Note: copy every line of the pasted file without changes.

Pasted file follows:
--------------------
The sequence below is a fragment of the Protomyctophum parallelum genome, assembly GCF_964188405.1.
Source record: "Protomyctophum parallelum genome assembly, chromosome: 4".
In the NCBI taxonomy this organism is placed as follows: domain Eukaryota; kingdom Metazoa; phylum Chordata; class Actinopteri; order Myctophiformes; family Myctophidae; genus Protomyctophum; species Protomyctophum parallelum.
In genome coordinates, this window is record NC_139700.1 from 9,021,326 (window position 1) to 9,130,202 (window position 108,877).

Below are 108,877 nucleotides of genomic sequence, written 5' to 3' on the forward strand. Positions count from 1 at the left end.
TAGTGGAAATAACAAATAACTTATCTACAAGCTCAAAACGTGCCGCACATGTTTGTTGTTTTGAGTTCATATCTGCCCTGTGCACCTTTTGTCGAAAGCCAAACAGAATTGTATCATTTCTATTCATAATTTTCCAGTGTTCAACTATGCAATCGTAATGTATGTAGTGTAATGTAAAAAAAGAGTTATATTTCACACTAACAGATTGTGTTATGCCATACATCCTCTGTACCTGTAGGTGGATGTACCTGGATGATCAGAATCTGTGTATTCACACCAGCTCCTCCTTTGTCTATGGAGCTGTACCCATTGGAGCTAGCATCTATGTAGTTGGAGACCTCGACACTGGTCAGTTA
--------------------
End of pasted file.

The sequence below is a fragment of the Protomyctophum parallelum genome, assembly GCF_964188405.1.
Source record: "Protomyctophum parallelum genome assembly, chromosome: 4".
In the NCBI taxonomy this organism is placed as follows: domain Eukaryota; kingdom Metazoa; phylum Chordata; class Actinopteri; order Myctophiformes; family Myctophidae; genus Protomyctophum; species Protomyctophum parallelum.
In genome coordinates, this window is record NC_139700.1 from 9,021,326 (window position 1) to 9,130,202 (window position 108,877).

Below are 108,877 nucleotides of genomic sequence, written 5' to 3' on the forward strand. Positions count from 1 at the left end.
TAGTGGAAATAACAAATAACTTATCTACAAGCTCAAAACGTGCCGCACATGTTTGTTGTTTTGAGTTCATATCTGCCCTGTGCACCTTTTGTCGAAAGCCAAACAGAATTGTATCATTTCTATTCATAATTTTCCAGTGTTCAACTATGCAATCGTAATGTATGTAGTGTAATGTAAAAAAAGAGTTATATTTCACACTAACAGATTGTGTTATGCCATACATCCTCTGTACCTGTAGGTGGATGTACCTGGATGATCAGAATCTGTGTATTCACACCAGCTCCTCCTTTGTCTATGGAGCTGTACCCATTGGAGCTAGCATCTATGTAGTTGGAGACCTCGACACTGGTCAGTTA